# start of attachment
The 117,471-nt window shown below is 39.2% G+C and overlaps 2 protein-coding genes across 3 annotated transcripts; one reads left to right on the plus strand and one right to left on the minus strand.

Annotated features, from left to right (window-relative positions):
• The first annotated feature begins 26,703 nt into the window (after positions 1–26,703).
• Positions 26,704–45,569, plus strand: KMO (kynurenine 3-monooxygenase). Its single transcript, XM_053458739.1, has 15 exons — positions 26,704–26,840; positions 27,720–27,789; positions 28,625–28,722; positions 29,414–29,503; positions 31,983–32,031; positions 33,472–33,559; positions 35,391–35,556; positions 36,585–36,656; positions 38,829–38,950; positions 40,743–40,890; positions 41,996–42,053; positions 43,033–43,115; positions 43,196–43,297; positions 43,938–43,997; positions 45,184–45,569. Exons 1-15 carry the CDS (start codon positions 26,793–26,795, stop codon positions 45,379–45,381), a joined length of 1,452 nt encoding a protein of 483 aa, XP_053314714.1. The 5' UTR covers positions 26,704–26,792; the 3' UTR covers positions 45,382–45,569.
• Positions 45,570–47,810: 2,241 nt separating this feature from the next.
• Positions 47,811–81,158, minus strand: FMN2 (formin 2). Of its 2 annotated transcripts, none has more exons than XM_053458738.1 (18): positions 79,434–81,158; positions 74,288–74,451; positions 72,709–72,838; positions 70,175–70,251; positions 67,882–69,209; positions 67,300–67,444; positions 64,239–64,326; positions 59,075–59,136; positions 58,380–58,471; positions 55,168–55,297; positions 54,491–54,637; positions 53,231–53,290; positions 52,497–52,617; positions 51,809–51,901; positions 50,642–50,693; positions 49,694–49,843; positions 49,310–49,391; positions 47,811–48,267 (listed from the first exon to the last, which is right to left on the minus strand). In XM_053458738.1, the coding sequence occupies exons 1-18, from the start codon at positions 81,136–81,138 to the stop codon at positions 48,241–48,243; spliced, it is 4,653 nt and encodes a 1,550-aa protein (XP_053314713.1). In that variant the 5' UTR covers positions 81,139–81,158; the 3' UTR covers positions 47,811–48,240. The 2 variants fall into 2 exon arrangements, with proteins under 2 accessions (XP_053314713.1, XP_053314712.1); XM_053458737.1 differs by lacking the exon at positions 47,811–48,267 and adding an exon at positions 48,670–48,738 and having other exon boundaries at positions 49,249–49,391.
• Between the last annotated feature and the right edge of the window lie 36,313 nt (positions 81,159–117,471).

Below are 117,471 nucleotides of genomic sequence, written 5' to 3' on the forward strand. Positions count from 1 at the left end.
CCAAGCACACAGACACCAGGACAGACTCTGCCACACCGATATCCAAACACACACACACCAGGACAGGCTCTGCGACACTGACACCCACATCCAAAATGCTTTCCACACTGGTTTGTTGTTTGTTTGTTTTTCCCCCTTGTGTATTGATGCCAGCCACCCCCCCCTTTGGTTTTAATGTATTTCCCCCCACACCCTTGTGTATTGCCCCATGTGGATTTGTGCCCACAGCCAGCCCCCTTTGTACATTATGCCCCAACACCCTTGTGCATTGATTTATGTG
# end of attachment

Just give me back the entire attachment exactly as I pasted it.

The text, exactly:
The 117,471-nt window shown below is 39.2% G+C and overlaps 2 protein-coding genes across 3 annotated transcripts; one reads left to right on the plus strand and one right to left on the minus strand.

Annotated features, from left to right (window-relative positions):
• The first annotated feature begins 26,703 nt into the window (after positions 1–26,703).
• Positions 26,704–45,569, plus strand: KMO (kynurenine 3-monooxygenase). Its single transcript, XM_053458739.1, has 15 exons — positions 26,704–26,840; positions 27,720–27,789; positions 28,625–28,722; positions 29,414–29,503; positions 31,983–32,031; positions 33,472–33,559; positions 35,391–35,556; positions 36,585–36,656; positions 38,829–38,950; positions 40,743–40,890; positions 41,996–42,053; positions 43,033–43,115; positions 43,196–43,297; positions 43,938–43,997; positions 45,184–45,569. Exons 1-15 carry the CDS (start codon positions 26,793–26,795, stop codon positions 45,379–45,381), a joined length of 1,452 nt encoding a protein of 483 aa, XP_053314714.1. The 5' UTR covers positions 26,704–26,792; the 3' UTR covers positions 45,382–45,569.
• Positions 45,570–47,810: 2,241 nt separating this feature from the next.
• Positions 47,811–81,158, minus strand: FMN2 (formin 2). Of its 2 annotated transcripts, none has more exons than XM_053458738.1 (18): positions 79,434–81,158; positions 74,288–74,451; positions 72,709–72,838; positions 70,175–70,251; positions 67,882–69,209; positions 67,300–67,444; positions 64,239–64,326; positions 59,075–59,136; positions 58,380–58,471; positions 55,168–55,297; positions 54,491–54,637; positions 53,231–53,290; positions 52,497–52,617; positions 51,809–51,901; positions 50,642–50,693; positions 49,694–49,843; positions 49,310–49,391; positions 47,811–48,267 (listed from the first exon to the last, which is right to left on the minus strand). In XM_053458738.1, the coding sequence occupies exons 1-18, from the start codon at positions 81,136–81,138 to the stop codon at positions 48,241–48,243; spliced, it is 4,653 nt and encodes a 1,550-aa protein (XP_053314713.1). In that variant the 5' UTR covers positions 81,139–81,158; the 3' UTR covers positions 47,811–48,240. The 2 variants fall into 2 exon arrangements, with proteins under 2 accessions (XP_053314713.1, XP_053314712.1); XM_053458737.1 differs by lacking the exon at positions 47,811–48,267 and adding an exon at positions 48,670–48,738 and having other exon boundaries at positions 49,249–49,391.
• Between the last annotated feature and the right edge of the window lie 36,313 nt (positions 81,159–117,471).

Below are 117,471 nucleotides of genomic sequence, written 5' to 3' on the forward strand. Positions count from 1 at the left end.
CCAAGCACACAGACACCAGGACAGACTCTGCCACACCGATATCCAAACACACACACACCAGGACAGGCTCTGCGACACTGACACCCACATCCAAAATGCTTTCCACACTGGTTTGTTGTTTGTTTGTTTTTCCCCCTTGTGTATTGATGCCAGCCACCCCCCCCTTTGGTTTTAATGTATTTCCCCCCACACCCTTGTGTATTGCCCCATGTGGATTTGTGCCCACAGCCAGCCCCCTTTGTACATTATGCCCCAACACCCTTGTGCATTGATTTATGTG